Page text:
Smoking is harmful to us because it produces toxic substances like carbon monoxide and tar. In contrast, nicotine is not overtly harmful in small amounts—it’s most significant risk is what makes smoking so addictive in the first place
But it is found in the highest levels of the tobacco plant (named after Nicotiana tabacum, a plant named after Jean Nicot, a French ambassador who sent tobacco from Brazil to Paris in 1560, promoting its medicinal use for health problems, including headaches). Andrew Huberman devoted a recent episode of his podcast to nicotine, talking about an anonymous Nobel Prize winner who regularly chewed nicotine gum because of growing research that nicotine may prevent age-related cognitive decline.
When it comes to its benefits for focus, Dr Rachel Taylor, a neuropsychologist at the University of Manchester, says: ‘Neurotransmitters are important for our focus and state of mind. It is interesting to note that individuals with schizophrenia, adult ADHD, and major depression often smoke more than populations without these disorders.
‘All of these conditions involve an inability to focus on certain stimuli while avoiding others, and it may be that they are effectively self-medicating with nicotine.’
He adds: ‘It also helps with bowel movements. However, it can be toxic and fatal in high doses.’ If taken in excess, nicotine can be toxic. Although extreme toxicity is relatively rare, it has become more common in recent years due to new nicotine products such as e-cigarettes and liquid nicotine. Symptoms of nicotine poisoning include nausea, dizziness, abnormal heartbeat and increased blood pressure.
And, as Dr. Gill explains, even a little too much can diminish any cognitive benefits. ‘Nicotine shows an “inverted J-dose response”, meaning that while low doses and short exposures may provide a benefit, higher, longer doses may actually impair cognitive function,’ he says.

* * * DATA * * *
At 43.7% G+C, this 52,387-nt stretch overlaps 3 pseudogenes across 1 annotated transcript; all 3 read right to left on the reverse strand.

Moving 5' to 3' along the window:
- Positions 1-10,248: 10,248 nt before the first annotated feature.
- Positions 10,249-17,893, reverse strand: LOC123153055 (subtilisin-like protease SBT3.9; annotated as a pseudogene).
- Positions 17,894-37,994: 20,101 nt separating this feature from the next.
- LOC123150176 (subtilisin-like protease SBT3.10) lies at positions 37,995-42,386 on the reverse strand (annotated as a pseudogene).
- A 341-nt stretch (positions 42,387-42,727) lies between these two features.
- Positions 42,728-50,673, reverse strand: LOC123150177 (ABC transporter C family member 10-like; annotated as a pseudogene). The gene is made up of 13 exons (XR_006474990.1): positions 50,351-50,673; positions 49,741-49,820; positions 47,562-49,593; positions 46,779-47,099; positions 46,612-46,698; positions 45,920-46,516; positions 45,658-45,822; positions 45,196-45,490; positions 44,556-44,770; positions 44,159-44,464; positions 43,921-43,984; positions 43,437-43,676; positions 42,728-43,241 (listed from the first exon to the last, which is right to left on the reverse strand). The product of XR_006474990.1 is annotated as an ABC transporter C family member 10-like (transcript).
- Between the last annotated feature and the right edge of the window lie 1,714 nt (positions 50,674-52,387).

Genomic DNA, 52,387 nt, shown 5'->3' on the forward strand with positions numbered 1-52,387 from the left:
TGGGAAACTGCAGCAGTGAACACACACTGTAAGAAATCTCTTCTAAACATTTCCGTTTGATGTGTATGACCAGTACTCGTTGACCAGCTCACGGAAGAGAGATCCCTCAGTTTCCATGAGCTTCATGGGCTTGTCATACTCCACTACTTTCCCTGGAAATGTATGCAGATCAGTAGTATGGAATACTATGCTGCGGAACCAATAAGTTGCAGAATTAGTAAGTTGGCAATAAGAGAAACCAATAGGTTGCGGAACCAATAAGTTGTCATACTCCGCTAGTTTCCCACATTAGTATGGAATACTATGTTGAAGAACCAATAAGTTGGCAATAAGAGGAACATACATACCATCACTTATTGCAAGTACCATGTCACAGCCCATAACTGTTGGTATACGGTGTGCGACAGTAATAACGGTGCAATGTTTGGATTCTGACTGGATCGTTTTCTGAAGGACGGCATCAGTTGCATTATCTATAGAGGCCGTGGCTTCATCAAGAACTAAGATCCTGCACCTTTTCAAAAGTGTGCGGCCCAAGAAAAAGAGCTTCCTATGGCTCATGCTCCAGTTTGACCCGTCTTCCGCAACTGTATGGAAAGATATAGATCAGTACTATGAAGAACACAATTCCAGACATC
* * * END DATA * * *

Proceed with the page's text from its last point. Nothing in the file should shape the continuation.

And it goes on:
Then, of course, there’s the inevitable issue of how addictive nicotine is. Dr Gill said: ‘It’s addictive because it increases dopamine, which feels good – and especially if you use a delivery method like cigarettes that hits the brain almost immediately.’
Secrets to an A-List Body: How to Get the Enviable Body of a Star
This week: Tess Daly’s Waist
The jumpsuit she wore to the launch of Strictly Come Dancing highlighted presenter Tess Daly’s trim waist
The jumpsuit she wore to the launch of Strictly Come Dancing highlighted presenter Tess Daly’s trim waist.
The 53-year-old mum keeps fit by swimming, trampolining and yoga — ‘I don’t like to sweat too much’ — and often starts her day by skipping five minutes.
What to try: This walk-out tones the core, strengthens the shoulders, and stretches the legs and lower back.
Start standing with your feet slightly apart, reach down into a forward fold and place your hands in front of your feet. Shift your weight onto your hands and walk forward until your back, hips and heels are in a plank, with your palms and toes supporting you.
Take a few breaths, then return your arms to the starting position.
Repeat three sets of five each day.
Brain growth slows down with regular use, he says. ‘Your body has a thermostat for everything. If you have too much exposure to a substance, the benefits will diminish, as your brain learns to compensate and you want and need more to achieve the same effect.’